sobie18

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    Get a fearful

    *oops...wrong thread*
     
  15. wideload

    wideload

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    Some people are detail oriented, and some aren't. I have no clue what my string spacing is, or my neck radius. What I know is when I pick up a Cort or Ibanez (for instance) the neck feels way too skinny for me. So I put them down and play something else. No need for me to quantify each detail. The truth is in the feel.
     
  16. intheory

    intheory

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    Lol

    I base everything on feel and sound. I'm pretty uncomplicated in that way...but I do have ridiculous GAS as well... ;)
     
  17. bassman10096

    bassman10096 Supporting Member

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    +1 We (meaning, "me") also have to fight the tendency to try a bass once and if it doesn't feel "just right" (too often, "what I'm used to"), we rule it out. Layering on too much obsession with the details, it can lead to a lot of overthinking. My long and boring experience has taught me that just getting used to a particular neck feel, scale length, string spacing is often worth the time. Let's face it - there aren't any basses out there that require nine foot long 10mm wide fingers. To illustrate - I always loved the sound of the Modulus Q5 (35" scale), but a couple of times, trying them they felt uncomfortable to my short fingers. Finally after years of trying to make my fingers happy with short scales, I switched primarily over to 34". I happened to try a Q5, and like Little Red Riding Hood, it felt "just right". By overthinking it all, I probably did diminish my effectiveness as a musician.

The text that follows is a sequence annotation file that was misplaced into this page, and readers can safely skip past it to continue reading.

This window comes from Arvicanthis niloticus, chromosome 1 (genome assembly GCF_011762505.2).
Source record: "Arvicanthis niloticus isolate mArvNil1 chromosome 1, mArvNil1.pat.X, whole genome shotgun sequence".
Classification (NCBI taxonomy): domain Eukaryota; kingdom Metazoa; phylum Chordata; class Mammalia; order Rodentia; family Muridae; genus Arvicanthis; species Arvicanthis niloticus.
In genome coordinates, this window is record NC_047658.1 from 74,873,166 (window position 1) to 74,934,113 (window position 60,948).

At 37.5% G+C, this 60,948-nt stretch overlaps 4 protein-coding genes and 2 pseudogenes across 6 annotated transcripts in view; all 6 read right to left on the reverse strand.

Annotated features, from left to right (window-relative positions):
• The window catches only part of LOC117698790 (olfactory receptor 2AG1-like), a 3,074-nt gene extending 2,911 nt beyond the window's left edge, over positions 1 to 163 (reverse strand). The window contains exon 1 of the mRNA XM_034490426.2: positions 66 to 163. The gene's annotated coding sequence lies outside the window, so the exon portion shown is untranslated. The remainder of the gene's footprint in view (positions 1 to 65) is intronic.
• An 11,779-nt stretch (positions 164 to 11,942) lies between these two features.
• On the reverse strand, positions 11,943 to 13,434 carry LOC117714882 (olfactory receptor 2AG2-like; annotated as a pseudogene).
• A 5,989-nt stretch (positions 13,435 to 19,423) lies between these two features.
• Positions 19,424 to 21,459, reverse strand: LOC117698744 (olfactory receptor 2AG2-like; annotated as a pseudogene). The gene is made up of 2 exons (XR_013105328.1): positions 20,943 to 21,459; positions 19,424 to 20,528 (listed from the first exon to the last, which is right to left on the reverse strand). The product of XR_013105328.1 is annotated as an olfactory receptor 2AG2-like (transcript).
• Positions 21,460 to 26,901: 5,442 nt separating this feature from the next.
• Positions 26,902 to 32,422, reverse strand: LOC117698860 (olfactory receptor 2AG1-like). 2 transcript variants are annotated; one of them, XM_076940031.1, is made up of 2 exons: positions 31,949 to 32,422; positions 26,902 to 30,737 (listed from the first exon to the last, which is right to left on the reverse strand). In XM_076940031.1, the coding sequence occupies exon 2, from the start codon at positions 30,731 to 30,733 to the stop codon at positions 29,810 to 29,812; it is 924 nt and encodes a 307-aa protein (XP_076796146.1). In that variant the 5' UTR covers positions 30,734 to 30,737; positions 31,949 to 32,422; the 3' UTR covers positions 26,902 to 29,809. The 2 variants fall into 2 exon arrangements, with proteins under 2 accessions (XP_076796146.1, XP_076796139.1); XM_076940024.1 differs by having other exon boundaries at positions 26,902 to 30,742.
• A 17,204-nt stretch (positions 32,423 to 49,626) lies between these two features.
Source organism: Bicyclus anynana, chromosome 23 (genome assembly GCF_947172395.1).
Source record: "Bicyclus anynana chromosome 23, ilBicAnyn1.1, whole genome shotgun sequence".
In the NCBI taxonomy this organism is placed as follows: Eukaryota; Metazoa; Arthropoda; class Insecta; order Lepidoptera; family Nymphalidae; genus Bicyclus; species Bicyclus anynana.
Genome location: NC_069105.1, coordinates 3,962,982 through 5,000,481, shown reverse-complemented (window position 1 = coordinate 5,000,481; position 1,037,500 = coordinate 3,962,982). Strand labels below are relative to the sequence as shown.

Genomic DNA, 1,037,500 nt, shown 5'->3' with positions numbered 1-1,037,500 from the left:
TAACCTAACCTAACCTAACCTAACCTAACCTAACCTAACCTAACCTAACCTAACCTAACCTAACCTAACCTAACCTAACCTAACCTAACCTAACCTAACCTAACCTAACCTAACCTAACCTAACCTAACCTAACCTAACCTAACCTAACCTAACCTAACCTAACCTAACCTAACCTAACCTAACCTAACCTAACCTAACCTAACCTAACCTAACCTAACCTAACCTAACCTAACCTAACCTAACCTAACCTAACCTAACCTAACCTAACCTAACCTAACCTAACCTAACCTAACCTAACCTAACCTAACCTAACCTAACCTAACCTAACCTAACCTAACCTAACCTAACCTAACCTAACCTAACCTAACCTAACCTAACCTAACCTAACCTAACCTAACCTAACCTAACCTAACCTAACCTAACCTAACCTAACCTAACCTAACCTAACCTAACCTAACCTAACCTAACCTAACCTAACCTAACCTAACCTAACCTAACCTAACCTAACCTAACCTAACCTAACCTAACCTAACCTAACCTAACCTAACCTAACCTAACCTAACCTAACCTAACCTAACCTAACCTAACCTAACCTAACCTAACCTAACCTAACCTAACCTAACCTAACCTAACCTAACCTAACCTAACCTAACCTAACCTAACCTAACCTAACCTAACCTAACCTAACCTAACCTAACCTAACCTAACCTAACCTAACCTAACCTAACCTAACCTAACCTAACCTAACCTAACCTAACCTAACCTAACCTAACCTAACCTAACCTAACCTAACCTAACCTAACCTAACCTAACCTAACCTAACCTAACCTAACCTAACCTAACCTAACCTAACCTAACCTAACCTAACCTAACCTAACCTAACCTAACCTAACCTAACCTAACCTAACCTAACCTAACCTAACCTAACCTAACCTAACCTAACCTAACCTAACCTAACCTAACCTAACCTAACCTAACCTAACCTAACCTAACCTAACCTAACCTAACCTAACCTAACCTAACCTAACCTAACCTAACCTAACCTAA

18. ggvicviper

    ggvicviper Call me Marc or Marky Potatoes. Gold Supporting Member

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    +1. If it fits you and your playing, then that is the only thing that matters, and makes you all the less a snob.

    I've had plenty of different basses, different necks, pickups, feels, etc. I've had an equally good time playing many different ones.
     
  19. peledog

    peledog Supporting Member

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    When you look at a photograph, do you think 'nice photo!' or 'what type of camera was used to take that photo'?
     
  20. jgroh

    jgroh Supporting Member

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    No it doesnt make you less professional. I knew nothing about gear and played the same bass for the first 22 years of my playing. I could play pretty well and thats all I cared about. I didnt have any preferences about my instrument either. When I got back into playing again in 2007, I joined TB and I started learning more and more about gear. Now I know alot about gear thanks to TB and have developed preferences, but I dont go overboard.
     
  21. dewbass4

    dewbass4 Supporting Member

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    +1